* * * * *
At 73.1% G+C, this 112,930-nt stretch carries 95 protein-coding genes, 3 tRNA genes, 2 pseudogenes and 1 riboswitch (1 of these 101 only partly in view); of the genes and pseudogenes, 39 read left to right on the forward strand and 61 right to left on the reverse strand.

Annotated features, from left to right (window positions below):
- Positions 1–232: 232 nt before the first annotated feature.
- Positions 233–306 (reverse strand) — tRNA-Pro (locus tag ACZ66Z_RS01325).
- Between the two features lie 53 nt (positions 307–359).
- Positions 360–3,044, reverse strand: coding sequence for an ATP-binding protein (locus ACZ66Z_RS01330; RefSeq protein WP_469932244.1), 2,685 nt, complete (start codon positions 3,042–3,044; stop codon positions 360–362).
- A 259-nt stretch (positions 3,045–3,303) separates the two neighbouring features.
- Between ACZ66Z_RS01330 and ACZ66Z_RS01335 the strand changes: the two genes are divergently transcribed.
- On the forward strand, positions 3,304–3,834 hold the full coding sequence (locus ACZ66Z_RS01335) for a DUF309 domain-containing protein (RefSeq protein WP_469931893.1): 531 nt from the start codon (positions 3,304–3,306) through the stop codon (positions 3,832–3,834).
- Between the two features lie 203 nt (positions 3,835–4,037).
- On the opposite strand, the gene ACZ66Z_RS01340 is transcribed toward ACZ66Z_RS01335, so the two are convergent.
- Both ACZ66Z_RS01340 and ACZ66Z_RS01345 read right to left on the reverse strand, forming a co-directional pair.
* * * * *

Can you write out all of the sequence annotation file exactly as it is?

At 73.1% G+C, this 112,930-nt stretch carries 95 protein-coding genes, 3 tRNA genes, 2 pseudogenes and 1 riboswitch (1 of these 101 only partly in view); of the genes and pseudogenes, 39 read left to right on the forward strand and 61 right to left on the reverse strand.

Annotated features, from left to right (window positions below):
- Positions 1–232: 232 nt before the first annotated feature.
- Positions 233–306 (reverse strand) — tRNA-Pro (locus tag ACZ66Z_RS01325).
- Between the two features lie 53 nt (positions 307–359).
- Positions 360–3,044, reverse strand: coding sequence for an ATP-binding protein (locus ACZ66Z_RS01330; RefSeq protein WP_469932244.1), 2,685 nt, complete (start codon positions 3,042–3,044; stop codon positions 360–362).
- A 259-nt stretch (positions 3,045–3,303) separates the two neighbouring features.
- Between ACZ66Z_RS01330 and ACZ66Z_RS01335 the strand changes: the two genes are divergently transcribed.
- On the forward strand, positions 3,304–3,834 hold the full coding sequence (locus ACZ66Z_RS01335) for a DUF309 domain-containing protein (RefSeq protein WP_469931893.1): 531 nt from the start codon (positions 3,304–3,306) through the stop codon (positions 3,832–3,834).
- Between the two features lie 203 nt (positions 3,835–4,037).
- On the opposite strand, the gene ACZ66Z_RS01340 is transcribed toward ACZ66Z_RS01335, so the two are convergent.
- Both ACZ66Z_RS01340 and ACZ66Z_RS01345 read right to left on the reverse strand, forming a co-directional pair.